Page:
Port of Oakland Still Suffering

WSSA shares the report requested by Peter Friedmann and the Agriculture Transport Coalition below:
 
Message from the Port of Oakland:
 
We wanted to follow-up with an update to the AgTC membership on the current labor situation at the Port of Oakland. Each AgTC member company is a valued customer of the Port of Oakland, and we appreciate their choosing Oakland as their gateway to the markets they serve. We would like to be as direct and transparent as possible in providing below information. It would be much appreciated if you could share this with your membership.
 
This morning we had five vessels at anchor and another five “holding station” outside the Golden Gate Bridge in the Pacific. Late last week, the Coast Guard restricted anchorage and each terminal now receives a set number of anchorage slots. This is why there are vessels “holding station” rather than being at anchor. The longest-waiting vessel arrived last Thursday, July 2nd, and the majority of waiting vessels (five) arrived yesterday. Compounding the situation, the Port was closed Sunday and only two terminal gates were open Monday due to the national July 4th and ILWU “Bloody Thursday” (which was observed on July 5th) holidays.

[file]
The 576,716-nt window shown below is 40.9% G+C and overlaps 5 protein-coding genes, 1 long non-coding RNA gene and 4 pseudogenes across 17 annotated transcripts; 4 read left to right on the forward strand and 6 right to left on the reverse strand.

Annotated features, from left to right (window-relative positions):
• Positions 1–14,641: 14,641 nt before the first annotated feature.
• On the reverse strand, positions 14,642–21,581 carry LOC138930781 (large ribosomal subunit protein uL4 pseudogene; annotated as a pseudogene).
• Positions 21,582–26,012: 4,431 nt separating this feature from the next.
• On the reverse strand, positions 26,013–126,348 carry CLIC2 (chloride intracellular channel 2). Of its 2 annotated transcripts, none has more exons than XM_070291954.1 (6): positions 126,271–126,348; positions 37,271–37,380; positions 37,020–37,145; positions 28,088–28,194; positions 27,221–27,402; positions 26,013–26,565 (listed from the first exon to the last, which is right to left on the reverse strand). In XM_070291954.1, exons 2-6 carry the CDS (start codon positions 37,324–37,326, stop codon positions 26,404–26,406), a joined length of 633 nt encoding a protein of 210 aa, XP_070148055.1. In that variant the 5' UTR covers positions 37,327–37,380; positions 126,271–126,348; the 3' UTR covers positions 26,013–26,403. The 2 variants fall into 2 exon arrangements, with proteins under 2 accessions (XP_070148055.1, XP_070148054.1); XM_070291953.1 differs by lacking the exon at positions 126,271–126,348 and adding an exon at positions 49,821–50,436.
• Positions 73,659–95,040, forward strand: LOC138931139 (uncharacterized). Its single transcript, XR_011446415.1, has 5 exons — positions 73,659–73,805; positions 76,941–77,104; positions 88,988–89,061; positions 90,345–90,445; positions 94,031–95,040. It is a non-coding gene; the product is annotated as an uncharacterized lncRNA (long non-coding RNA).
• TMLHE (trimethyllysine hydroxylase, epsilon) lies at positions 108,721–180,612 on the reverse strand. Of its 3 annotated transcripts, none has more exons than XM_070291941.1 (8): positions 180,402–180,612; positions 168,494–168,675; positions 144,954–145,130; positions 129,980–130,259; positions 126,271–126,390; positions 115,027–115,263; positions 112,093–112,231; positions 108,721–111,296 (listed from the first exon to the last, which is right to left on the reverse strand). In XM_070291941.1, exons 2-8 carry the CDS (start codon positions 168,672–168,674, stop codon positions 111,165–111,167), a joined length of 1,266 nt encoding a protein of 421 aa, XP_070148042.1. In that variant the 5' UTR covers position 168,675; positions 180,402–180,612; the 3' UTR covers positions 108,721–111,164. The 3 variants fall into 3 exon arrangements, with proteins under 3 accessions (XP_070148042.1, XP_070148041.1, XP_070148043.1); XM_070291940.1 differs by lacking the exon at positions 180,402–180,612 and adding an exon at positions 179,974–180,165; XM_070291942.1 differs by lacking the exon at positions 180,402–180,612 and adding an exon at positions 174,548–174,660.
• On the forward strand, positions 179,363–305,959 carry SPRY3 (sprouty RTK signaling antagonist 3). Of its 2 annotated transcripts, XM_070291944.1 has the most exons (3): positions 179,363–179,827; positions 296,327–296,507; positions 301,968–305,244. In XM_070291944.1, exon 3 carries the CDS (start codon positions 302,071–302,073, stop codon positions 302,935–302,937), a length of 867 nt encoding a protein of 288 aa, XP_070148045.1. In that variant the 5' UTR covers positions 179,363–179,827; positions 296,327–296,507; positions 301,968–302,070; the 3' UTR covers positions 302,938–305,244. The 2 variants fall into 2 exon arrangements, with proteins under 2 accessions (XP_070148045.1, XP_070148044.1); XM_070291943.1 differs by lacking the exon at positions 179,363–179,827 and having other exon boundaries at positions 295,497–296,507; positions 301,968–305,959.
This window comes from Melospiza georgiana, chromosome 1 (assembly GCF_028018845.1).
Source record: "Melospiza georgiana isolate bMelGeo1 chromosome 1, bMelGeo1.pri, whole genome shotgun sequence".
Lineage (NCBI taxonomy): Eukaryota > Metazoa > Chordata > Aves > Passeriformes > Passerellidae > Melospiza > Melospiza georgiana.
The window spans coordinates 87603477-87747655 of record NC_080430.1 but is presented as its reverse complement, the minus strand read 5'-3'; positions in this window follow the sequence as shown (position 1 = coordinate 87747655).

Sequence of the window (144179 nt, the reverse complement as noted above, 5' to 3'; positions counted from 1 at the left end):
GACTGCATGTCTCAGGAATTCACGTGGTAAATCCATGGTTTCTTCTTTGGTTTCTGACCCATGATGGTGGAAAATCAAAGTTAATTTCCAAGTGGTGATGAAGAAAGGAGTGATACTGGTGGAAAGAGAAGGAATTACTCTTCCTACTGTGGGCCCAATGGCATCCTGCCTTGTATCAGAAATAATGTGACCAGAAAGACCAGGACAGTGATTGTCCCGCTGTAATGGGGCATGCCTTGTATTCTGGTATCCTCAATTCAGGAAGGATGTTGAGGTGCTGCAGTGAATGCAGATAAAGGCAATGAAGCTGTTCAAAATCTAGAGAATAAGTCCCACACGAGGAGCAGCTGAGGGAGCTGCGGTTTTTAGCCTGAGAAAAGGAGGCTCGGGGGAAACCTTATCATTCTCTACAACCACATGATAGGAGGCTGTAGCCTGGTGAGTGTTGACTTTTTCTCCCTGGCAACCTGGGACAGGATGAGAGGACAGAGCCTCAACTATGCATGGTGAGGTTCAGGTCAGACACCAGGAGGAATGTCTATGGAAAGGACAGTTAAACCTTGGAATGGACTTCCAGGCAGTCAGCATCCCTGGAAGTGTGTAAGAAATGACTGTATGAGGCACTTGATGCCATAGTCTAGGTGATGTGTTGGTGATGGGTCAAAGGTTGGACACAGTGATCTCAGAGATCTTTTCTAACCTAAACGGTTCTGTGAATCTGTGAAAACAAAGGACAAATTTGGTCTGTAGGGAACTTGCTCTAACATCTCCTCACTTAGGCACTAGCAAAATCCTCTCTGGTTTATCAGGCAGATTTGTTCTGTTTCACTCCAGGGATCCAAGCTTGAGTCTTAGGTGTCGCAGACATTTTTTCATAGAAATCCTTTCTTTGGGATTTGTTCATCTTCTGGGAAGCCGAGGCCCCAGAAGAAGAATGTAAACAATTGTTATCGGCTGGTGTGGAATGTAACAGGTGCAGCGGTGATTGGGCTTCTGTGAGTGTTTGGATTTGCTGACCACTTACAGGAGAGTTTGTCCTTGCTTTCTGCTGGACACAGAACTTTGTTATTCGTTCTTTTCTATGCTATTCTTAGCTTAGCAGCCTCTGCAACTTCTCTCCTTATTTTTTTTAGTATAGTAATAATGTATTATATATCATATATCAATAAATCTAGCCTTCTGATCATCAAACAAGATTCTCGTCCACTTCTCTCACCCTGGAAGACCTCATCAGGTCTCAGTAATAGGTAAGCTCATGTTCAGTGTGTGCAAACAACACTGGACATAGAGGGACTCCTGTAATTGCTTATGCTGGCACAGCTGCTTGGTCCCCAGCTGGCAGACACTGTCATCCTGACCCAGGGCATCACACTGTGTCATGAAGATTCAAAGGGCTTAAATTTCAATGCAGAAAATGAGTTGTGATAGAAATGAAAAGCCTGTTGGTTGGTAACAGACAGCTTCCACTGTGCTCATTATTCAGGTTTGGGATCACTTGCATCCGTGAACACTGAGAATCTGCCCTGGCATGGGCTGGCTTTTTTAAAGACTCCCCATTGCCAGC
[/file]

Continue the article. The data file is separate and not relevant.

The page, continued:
We are working closely with both PMA and ILWU to push for a resolution to the current labor situation. On the one hand the PMA is cutting gang allocations, and on the other hand ILWU Local 10 does not appear to be making enough skilled labor available. There are approximately 1,334 registered longshore and 337 “casual” (ie – non-skilled) workers in the San Francisco Bay Area pool currently – and those workers cover the Port of Oakland, Redwood City, San Francisco and other ports in Northern California. Several of the registered longshoremen are currently not active, so the available pool is about 200 less than those registered.
 
The PMA and ILWU have recently reached an agreement to hire significant additional labor into the San Francisco Bay Area region. An incremental 400 casual workers will be added and 100 current casual workers will be trained and promoted into skilled longshore positions.
 
The first 56 casuals were trained last week and available for dispatch as of this past Saturday. There are an additional 350 casuals being identified, screened, trained and hired over the next two months – about 175 each hiring wave. A primary issue has been a shortage of skilled labor – especially tractor drivers. In addition to hiring approx. 400 new casuals, the PMA will promote 100 current casuals and train them as tractor drivers. These folks will be trained in groups of 20 over the next 8 weeks. Overall, it is anticipated that by September all new labor will be in place. This will be phased in over the next two months, and we should see labor availability improvement within this month.
 
We recognize this does not address the immediate situation quickly enough. It is progress – though much slower than we would like it. We promise to stay in close communication during this time, and of course please reach out to anyone on the team here. We are pushing both the ILWU and the PMA to get this situation fixed as fast as possible.
 
If you have any questions about the recovery process for the Port of Oakland, please email mail.agtrans.org.
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